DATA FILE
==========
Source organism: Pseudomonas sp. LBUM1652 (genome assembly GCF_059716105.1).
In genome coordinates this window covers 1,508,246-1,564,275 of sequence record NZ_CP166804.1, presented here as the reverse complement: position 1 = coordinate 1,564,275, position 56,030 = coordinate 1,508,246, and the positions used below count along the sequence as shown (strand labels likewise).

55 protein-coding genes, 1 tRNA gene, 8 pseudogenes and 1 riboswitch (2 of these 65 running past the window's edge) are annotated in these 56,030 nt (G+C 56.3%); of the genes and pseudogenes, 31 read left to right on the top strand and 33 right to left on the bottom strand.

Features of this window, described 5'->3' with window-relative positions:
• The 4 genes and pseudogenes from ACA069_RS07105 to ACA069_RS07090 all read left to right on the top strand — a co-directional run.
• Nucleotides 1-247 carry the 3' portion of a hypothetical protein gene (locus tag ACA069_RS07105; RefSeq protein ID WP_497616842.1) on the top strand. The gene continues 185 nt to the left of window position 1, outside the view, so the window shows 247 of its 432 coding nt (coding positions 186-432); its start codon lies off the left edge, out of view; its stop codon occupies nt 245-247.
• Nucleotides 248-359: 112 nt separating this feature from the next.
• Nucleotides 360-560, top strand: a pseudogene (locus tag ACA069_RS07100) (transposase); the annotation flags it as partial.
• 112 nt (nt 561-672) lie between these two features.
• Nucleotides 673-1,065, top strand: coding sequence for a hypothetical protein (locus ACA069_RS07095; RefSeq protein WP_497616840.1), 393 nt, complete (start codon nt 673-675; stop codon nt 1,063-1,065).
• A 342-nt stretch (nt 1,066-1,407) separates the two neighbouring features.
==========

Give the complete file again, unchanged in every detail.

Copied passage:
Source organism: Pseudomonas sp. LBUM1652 (genome assembly GCF_059716105.1).
In genome coordinates this window covers 1,508,246-1,564,275 of sequence record NZ_CP166804.1, presented here as the reverse complement: position 1 = coordinate 1,564,275, position 56,030 = coordinate 1,508,246, and the positions used below count along the sequence as shown (strand labels likewise).

55 protein-coding genes, 1 tRNA gene, 8 pseudogenes and 1 riboswitch (2 of these 65 running past the window's edge) are annotated in these 56,030 nt (G+C 56.3%); of the genes and pseudogenes, 31 read left to right on the top strand and 33 right to left on the bottom strand.

Features of this window, described 5'->3' with window-relative positions:
• The 4 genes and pseudogenes from ACA069_RS07105 to ACA069_RS07090 all read left to right on the top strand — a co-directional run.
• Nucleotides 1-247 carry the 3' portion of a hypothetical protein gene (locus tag ACA069_RS07105; RefSeq protein ID WP_497616842.1) on the top strand. The gene continues 185 nt to the left of window position 1, outside the view, so the window shows 247 of its 432 coding nt (coding positions 186-432); its start codon lies off the left edge, out of view; its stop codon occupies nt 245-247.
• Nucleotides 248-359: 112 nt separating this feature from the next.
• Nucleotides 360-560, top strand: a pseudogene (locus tag ACA069_RS07100) (transposase); the annotation flags it as partial.
• 112 nt (nt 561-672) lie between these two features.
• Nucleotides 673-1,065, top strand: coding sequence for a hypothetical protein (locus ACA069_RS07095; RefSeq protein WP_497616840.1), 393 nt, complete (start codon nt 673-675; stop codon nt 1,063-1,065).
• A 342-nt stretch (nt 1,066-1,407) separates the two neighbouring features.